A few interesting STEM careers

Gabrielle Gappy, Science & Technology Editor

STEM encompasses of course science, technology, engineering and mathematics — very broad categories. However, most students are unaware of the full extent of job opportunities available with a degree in these fields. Many people’s minds may automatically jump to categorizing potential careers as common ones in healthcare, or simply working as an engineer.

Here are some different types of jobs that may not cross one’s mind when it comes to obtaining a degree in STEM.

  • Patent Lawyer

Law and STEM — who would have thought? According to Purdue University, patent lawyers “are lawyer-scientists who review and understand advances in technology, and explain and argue differences in technology to judges, juries and Patent Office Examiners.”

Undergraduate majors for patent attorneys include physics, engineering, chemistry and biochemistry. After four years of college, the next step is three years of law school.

  • Data Scientist/Analyst

Vastly different industries likely have one thing in common — using data to support claims they are making and gathering data in order to grow. That is where a data analyst comes in. 

“Regardless of which industry they work in, data analysts can expect to spend their time developing systems for collecting data, seeking meaningful patterns and compiling their findings into reports that can help improve their company,” Kirsten Slyter said for Rasmussen University.

Common undergraduate degrees that employers look for in this position include data science, applied mathematics, statistics and computer science.

  • Agricultural and Food Scientist

According to the U.S. Bureau of Labor Statistics, agricultural and food scientists  “play an important role in maintaining and expanding the nation’s food supply. Many work in basic or applied research and development. Basic research seeks to understand the biological and chemical processes by which crops and livestock grow. Applied research seeks to discover ways to improve the quality, quantity, and safety of agricultural products.” (​​Bls.gov).

A bachelor’s degree in the sciences (agriculture or biology or chemistry preferred) is required for this role, and many people who work in this field hold advanced degrees. They also have flexibility in where they work, as some work in the fields, some in laboratories and some in offices. There are 4100 openings each year and it is rapidly growing, according to Bls.gov.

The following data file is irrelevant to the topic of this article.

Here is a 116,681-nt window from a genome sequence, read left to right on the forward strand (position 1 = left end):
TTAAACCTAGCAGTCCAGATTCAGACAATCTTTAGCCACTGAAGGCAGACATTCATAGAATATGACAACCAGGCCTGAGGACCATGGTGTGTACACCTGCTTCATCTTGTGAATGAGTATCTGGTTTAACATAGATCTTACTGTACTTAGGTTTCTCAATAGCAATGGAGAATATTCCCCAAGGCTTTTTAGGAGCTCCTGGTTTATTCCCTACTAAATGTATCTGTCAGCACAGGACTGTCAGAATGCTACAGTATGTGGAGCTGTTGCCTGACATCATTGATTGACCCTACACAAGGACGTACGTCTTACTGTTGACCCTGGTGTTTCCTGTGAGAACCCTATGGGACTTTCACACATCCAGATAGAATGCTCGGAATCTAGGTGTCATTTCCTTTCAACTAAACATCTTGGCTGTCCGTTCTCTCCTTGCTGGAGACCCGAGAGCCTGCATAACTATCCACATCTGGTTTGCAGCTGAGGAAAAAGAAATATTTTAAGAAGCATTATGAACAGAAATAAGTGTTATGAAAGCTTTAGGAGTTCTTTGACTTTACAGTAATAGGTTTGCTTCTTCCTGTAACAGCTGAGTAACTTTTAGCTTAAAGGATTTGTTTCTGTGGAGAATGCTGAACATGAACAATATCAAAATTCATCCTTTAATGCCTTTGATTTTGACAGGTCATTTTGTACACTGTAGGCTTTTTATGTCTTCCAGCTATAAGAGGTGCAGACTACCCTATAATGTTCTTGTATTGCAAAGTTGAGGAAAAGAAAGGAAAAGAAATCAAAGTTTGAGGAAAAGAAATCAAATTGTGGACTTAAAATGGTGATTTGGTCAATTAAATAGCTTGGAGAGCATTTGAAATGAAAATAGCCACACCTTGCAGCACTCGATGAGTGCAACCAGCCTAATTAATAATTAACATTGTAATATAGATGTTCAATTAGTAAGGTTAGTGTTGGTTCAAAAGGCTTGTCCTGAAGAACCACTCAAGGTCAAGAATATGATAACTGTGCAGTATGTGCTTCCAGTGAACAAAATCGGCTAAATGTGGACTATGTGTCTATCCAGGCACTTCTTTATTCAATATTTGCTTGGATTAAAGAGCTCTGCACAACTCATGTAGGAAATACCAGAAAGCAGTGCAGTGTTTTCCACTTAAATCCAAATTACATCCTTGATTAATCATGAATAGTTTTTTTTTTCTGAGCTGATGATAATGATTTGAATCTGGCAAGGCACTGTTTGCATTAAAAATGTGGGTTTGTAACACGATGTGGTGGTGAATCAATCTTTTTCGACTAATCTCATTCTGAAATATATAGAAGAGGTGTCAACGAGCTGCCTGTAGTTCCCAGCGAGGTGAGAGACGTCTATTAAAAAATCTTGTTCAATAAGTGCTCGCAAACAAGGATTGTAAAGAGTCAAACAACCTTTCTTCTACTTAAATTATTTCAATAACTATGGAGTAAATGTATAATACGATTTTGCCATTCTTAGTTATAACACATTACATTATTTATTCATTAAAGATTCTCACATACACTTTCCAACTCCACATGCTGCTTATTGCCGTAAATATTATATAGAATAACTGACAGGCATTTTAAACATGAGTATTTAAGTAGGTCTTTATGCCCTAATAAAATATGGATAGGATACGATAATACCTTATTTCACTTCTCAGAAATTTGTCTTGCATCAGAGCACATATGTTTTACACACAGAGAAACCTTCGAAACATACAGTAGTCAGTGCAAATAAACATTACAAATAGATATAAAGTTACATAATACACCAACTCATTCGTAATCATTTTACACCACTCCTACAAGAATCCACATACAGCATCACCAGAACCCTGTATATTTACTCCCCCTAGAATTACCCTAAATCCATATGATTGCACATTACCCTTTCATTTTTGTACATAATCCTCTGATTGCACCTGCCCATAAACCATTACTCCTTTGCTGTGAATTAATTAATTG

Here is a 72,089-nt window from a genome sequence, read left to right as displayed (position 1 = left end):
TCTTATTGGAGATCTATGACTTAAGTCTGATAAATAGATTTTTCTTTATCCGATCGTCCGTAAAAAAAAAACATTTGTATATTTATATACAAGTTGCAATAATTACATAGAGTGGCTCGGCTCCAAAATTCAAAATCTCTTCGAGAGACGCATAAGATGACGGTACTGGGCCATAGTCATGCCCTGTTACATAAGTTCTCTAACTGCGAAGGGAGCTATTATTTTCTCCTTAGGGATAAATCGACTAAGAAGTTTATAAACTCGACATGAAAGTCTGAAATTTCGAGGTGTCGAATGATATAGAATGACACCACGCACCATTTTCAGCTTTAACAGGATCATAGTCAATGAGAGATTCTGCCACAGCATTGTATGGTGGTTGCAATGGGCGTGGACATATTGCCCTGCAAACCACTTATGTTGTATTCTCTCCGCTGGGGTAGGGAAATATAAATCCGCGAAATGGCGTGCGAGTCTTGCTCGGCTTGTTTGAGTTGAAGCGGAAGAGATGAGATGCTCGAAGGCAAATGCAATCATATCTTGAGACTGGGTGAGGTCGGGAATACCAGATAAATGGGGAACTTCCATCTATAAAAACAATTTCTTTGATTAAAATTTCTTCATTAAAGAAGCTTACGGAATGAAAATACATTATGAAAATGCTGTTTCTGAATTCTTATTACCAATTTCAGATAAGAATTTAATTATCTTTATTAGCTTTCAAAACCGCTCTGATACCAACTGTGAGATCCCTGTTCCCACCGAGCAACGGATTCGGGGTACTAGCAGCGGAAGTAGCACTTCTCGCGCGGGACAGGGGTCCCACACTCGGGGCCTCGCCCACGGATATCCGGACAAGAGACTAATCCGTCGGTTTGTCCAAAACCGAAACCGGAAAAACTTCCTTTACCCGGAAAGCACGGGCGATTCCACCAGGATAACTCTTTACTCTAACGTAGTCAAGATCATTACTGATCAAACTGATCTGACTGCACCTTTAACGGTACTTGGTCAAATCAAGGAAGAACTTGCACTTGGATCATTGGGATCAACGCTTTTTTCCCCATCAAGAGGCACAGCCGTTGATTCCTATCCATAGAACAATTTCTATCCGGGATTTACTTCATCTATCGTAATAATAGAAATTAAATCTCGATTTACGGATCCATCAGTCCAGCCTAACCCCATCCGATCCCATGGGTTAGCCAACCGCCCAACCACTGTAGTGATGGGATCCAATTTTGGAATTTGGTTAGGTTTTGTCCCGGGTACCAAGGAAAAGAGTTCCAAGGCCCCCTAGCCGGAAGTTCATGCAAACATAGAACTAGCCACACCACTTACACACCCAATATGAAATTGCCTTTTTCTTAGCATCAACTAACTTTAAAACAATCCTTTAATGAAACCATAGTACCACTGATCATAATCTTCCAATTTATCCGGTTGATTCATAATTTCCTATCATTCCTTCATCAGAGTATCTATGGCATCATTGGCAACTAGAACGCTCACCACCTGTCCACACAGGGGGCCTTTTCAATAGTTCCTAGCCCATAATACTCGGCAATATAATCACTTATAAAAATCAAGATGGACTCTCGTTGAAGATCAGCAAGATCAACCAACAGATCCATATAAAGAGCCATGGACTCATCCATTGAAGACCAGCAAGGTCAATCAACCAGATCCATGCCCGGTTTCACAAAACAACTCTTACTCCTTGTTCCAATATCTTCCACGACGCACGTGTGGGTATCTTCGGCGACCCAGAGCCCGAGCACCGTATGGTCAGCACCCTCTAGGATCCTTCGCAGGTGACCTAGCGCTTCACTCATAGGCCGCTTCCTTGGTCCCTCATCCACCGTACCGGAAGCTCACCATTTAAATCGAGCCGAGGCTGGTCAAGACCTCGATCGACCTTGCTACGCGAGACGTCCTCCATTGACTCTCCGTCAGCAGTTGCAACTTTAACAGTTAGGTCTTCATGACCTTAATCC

• Respiratory Therapists

There are several careers in healthcare available that students may not know too much about or know of at all. With the COVID-19 pandemic, some light was shed on the incredibly important role of respiratory therapists.

“Respiratory therapists work closely with registered nurses, physicians and surgeons, and medical assistants. They use various tests to evaluate patients. For example, respiratory therapists administer pulmonary function tests to assess lung capacity by having patients breathe into an instrument that measures the volume and flow of oxygen when they inhale and exhale. Therapists also may take blood samples and use a blood gas analyzer to test oxygen and carbon dioxide levels.” (Bls.gov)

Some employers prefer having a bachelor’s degree in addition to completing an associate’s degree in respiratory therapy at an accredited institution.

There are hundreds, if not thousands, of jobs like these out here for students to consider when deciding what career path to follow. No one should feel as if their options are limited to the jobs most commonly associated with their degree.

In addition to industry, continuing education and working in academia is a great route to pursue, as well. The U.S. Bureau of Labor Statistics that was referenced earlier is an official government website that serves as a strong tool for job searching and finding different careers. It also provides relevant information and statistics about these occupations.

Here is the link to the occupation part of the site: https://www.bls.gov/bls/occupation.htm